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Organization of Foreign Policy; Information Policy; United Nations; Scientific Matters

Foreign Relations of the United States, 1961–1963
Volume XXV, Organization of Foreign Policy; Information Policy; United Nations; Scientific Matters, Document 27


27. Memorandum From the Deputy Under Secretary of State for Administration (Jones) to Secretary of State Rusk11. Source: National Archives and Records Administration, RG 59, Management Staff Files: Lot 69 D 434, Miscellaneous Subject Files, 1960–1967, Marginal Consular Posts, 1961. No classification marking. Drafted by Paul G. Sinderson, Office of Budget (OB), and James G. Hoofnagle, Office of Budget and Finance (A/BF).

  • SUBJECT
  • Closing Marginal Posts

The attached list (Tab A) of marginal posts includes the five least important in each geographic area, as ranked last summer by the Regional Bureaus. The combined staff and total annual cost of these 25 posts is 233 positions and $1,876,500. SCA reviewed the list and expressed opposition to closing eight of them because of their importance to consular work; simultaneously SCA suggested seven others which might be considered for closing.

There seems little doubt that the 32 posts listed are those of least importance to the United States in the conduct of diplomatic relations and consular work. During the past few months consideration has been given to closing some or all of these posts. ARA announced the closing of Colon, Panama, in August, but because of local pressures, now plans to keep the post open on a limited basis. EUR is planning to close Aruba this month. No other definite action toward additional closings has been taken.

The decision to close any post is, in the final analysis, a political one. Political factors to be considered are: the reaction of national and local governments to what they may interpret as a loss of prestige; the current status of relations which may at a given moment focus greater attention on a post closing than objectively it warrants; inter-city rivalries and jealousies within a county where the United States maintains several consulates; adverse public relations which may result from inconveniences to those receiving services from a post; pressures from United States citizens resident or travelling in a locality because they like to maintain a close and tangible contact with home. These, and similar factors, can be assessed properly only by the Regional Bureaus.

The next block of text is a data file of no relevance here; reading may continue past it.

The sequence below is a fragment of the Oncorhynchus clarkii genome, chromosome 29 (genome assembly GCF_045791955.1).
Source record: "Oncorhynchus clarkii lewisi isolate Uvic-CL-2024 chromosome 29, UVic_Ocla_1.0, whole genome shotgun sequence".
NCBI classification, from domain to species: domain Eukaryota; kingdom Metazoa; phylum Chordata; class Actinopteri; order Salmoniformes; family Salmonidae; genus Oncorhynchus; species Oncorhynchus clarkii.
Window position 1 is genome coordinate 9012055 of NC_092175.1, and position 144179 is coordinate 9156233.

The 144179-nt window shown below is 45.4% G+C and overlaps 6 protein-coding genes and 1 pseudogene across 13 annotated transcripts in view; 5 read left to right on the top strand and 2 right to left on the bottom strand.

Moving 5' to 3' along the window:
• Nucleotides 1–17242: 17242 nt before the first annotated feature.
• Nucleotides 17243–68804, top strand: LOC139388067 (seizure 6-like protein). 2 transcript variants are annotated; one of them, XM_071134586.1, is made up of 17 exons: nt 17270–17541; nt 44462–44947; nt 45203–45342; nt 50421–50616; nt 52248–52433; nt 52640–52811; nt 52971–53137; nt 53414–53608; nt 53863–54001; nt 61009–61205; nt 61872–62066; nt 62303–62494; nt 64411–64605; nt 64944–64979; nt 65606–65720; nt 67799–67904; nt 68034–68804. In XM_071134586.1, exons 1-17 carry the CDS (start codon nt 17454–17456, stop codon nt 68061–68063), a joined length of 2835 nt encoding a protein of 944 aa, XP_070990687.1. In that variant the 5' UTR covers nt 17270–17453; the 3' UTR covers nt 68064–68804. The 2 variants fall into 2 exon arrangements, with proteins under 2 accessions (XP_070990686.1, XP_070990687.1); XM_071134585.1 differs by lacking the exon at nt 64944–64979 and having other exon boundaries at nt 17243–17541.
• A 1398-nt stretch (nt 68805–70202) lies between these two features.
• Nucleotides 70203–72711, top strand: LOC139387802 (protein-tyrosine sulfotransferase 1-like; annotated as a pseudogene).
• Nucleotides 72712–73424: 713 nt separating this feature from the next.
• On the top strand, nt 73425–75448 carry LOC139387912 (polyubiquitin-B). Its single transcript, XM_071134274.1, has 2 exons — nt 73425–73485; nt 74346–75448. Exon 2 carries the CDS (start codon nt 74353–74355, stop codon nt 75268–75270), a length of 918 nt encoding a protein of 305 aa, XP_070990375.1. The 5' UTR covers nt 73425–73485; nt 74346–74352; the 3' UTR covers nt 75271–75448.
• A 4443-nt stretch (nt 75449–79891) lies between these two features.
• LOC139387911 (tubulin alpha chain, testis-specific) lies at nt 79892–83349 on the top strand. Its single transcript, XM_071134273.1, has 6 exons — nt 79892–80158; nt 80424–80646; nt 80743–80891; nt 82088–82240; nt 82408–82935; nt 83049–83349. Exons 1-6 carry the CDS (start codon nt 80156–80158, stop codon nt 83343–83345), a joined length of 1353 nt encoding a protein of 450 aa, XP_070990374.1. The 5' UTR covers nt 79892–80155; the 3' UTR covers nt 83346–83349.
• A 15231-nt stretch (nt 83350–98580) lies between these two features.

We should not overlook the importance of the human factor involved. The workload at such posts is somewhat routine and unchallenging. As a result the officers assigned tend to get in a rut and eventually lose their initiative. It seems to me that the human resources which can be recaptured and channeled into more urgent tasks are more important than the mere dollars involved.

I believe the need for review of marginal posts is urgent. You may wish to have Mr. Bowles take it up as a high priority, political item for discussion with the Assistant Secretaries involved.

Recommendation